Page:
How you are going to build rapport, have you any common interests, for example-

They have a picture of his wife and and family on his desk,

They Support a local football team,

They play golf or tennis.
They studied ??????? at ????

Remember, like likes like, if you have something in common use it to help build rapport prior to getting down to the nuts and bolts of the meeting, but do not let it sidetrack you from the objective.

Set The Agenda

Explain The reason for having the meeting is to see if your company can add some value but, in order to do that you would like to ask a few questions to understand the business a little better, ask if that’s ok, also if it’s okay to take a few notes.
Hopefully, when understand his/ her. Business and what they are liking for I’m a little better, you will know if your company will be in a position to help them and add some value.

Qualification of The Businesses Needs

Having done research prior to arriving you should have a list of relevant questions about how they operate, so what you need to know is which areas are causing and issue, what these issues are, and what they are doing now to address them.

Ask OPEN ENDED QUESTIONS, these are questions that begin with What, How, Why, Where and When ? The objective is to get the customer doing most of the talking, with you guiding him through by using questions.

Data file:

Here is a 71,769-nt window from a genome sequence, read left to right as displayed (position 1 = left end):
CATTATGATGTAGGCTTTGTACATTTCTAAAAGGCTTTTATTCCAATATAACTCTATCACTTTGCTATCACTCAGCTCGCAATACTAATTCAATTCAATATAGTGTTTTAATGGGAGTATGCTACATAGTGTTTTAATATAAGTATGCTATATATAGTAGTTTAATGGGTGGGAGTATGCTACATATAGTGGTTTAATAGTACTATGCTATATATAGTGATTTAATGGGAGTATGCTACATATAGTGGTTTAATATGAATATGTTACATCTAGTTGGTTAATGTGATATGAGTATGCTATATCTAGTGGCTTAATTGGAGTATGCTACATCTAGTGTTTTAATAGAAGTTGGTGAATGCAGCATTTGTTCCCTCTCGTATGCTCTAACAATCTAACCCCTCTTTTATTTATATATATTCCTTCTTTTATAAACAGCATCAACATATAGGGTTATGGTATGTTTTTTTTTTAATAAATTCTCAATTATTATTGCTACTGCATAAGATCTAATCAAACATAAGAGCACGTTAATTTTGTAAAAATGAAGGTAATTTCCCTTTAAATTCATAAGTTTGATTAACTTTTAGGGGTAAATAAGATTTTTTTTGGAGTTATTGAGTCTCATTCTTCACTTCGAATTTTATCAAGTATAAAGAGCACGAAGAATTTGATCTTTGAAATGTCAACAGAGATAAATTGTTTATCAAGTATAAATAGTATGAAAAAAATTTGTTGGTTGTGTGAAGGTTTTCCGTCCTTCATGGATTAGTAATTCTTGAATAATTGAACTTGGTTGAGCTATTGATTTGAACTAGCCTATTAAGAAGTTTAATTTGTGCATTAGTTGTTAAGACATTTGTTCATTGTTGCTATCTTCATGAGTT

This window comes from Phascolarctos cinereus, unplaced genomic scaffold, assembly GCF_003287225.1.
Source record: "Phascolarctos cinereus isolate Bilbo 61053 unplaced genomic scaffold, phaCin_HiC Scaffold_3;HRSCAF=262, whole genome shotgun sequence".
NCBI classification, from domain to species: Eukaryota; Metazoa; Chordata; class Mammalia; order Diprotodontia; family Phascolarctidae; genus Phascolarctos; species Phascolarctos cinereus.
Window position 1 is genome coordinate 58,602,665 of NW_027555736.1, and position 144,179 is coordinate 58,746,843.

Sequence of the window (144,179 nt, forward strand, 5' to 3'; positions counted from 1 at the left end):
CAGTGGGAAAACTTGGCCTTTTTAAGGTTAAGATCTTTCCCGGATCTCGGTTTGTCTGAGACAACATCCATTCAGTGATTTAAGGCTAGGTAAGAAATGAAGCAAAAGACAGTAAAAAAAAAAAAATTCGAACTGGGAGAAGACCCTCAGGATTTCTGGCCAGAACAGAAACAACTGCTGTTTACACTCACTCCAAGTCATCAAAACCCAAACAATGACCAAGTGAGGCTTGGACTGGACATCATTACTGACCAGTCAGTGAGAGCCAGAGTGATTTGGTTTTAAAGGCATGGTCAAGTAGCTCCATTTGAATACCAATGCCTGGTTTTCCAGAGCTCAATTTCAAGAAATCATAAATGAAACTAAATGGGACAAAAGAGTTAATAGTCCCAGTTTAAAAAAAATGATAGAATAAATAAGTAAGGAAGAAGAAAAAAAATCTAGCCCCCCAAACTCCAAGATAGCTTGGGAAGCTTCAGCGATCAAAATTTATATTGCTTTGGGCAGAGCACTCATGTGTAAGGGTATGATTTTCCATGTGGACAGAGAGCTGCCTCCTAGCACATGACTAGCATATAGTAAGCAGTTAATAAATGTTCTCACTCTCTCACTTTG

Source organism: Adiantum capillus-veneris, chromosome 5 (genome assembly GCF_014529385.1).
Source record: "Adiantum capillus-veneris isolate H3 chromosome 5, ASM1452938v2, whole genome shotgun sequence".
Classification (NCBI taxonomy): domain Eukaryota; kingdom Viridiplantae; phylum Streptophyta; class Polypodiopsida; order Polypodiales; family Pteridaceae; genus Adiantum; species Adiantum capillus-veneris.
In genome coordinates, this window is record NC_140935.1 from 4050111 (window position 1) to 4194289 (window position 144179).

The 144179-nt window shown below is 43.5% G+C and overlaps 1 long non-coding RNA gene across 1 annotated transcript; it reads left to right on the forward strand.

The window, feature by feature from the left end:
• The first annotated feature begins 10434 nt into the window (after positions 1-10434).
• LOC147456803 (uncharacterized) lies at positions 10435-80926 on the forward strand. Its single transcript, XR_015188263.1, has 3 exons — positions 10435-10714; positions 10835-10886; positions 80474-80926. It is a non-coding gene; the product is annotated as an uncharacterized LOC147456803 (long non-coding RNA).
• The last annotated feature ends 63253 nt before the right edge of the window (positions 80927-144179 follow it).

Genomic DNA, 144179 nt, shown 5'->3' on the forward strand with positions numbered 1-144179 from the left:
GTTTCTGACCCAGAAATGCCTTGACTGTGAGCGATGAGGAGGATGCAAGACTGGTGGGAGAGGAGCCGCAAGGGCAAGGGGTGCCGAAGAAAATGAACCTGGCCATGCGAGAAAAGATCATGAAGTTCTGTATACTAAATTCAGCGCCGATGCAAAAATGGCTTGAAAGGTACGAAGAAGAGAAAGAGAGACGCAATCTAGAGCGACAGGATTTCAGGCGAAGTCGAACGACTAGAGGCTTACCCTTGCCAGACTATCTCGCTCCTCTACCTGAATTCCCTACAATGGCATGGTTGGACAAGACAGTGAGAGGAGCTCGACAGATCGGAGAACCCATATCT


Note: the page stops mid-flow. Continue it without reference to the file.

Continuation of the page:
Listen Actively to the answers to the question and confirm your understanding is correct.

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Dig, Dig, Dig

If the customer has an issue with a particular issue, ask delving questions, example : “ my biggest issue is getting good people” ask “what do you do to recruit talented people at the moment?”, follow on “How has that Worked out?”, “Do you have a recruitment plan, or is it a case of when someone leaves?” And then “How would it benefit You business/ you, if we planned recruitment based on your staff turn in advance, so you always have a person of quality ready to fit in, rather than a rushed recruit to fill a whole?”

Demonstrations & Explanation

Once you have an an understanding of the customers needs and how you can help, now is the time to explain/ present how you can help them.

It is best to have something visual that you can take the customer though and importantly get them involved with.